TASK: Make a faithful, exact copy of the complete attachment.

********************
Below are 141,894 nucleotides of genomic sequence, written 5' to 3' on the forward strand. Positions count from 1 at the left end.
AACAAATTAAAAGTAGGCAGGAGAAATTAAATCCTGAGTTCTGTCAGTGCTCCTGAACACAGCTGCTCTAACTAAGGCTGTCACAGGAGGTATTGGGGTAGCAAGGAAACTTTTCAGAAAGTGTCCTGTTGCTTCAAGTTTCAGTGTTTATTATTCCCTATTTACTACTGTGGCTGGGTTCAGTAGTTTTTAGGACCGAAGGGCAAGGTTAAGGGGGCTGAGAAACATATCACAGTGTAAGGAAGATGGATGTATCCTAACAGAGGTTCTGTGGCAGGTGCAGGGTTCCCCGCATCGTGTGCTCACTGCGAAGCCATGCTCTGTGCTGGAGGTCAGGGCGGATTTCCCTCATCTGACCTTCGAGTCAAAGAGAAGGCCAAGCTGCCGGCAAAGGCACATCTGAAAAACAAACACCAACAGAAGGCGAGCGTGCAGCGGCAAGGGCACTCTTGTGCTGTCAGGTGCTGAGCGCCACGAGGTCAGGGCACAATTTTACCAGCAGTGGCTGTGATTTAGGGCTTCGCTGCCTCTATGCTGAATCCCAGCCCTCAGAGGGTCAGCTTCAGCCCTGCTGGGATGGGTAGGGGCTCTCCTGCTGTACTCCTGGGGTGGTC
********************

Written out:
Below are 141,894 nucleotides of genomic sequence, written 5' to 3' on the forward strand. Positions count from 1 at the left end.
AACAAATTAAAAGTAGGCAGGAGAAATTAAATCCTGAGTTCTGTCAGTGCTCCTGAACACAGCTGCTCTAACTAAGGCTGTCACAGGAGGTATTGGGGTAGCAAGGAAACTTTTCAGAAAGTGTCCTGTTGCTTCAAGTTTCAGTGTTTATTATTCCCTATTTACTACTGTGGCTGGGTTCAGTAGTTTTTAGGACCGAAGGGCAAGGTTAAGGGGGCTGAGAAACATATCACAGTGTAAGGAAGATGGATGTATCCTAACAGAGGTTCTGTGGCAGGTGCAGGGTTCCCCGCATCGTGTGCTCACTGCGAAGCCATGCTCTGTGCTGGAGGTCAGGGCGGATTTCCCTCATCTGACCTTCGAGTCAAAGAGAAGGCCAAGCTGCCGGCAAAGGCACATCTGAAAAACAAACACCAACAGAAGGCGAGCGTGCAGCGGCAAGGGCACTCTTGTGCTGTCAGGTGCTGAGCGCCACGAGGTCAGGGCACAATTTTACCAGCAGTGGCTGTGATTTAGGGCTTCGCTGCCTCTATGCTGAATCCCAGCCCTCAGAGGGTCAGCTTCAGCCCTGCTGGGATGGGTAGGGGCTCTCCTGCTGTACTCCTGGGGTGGTC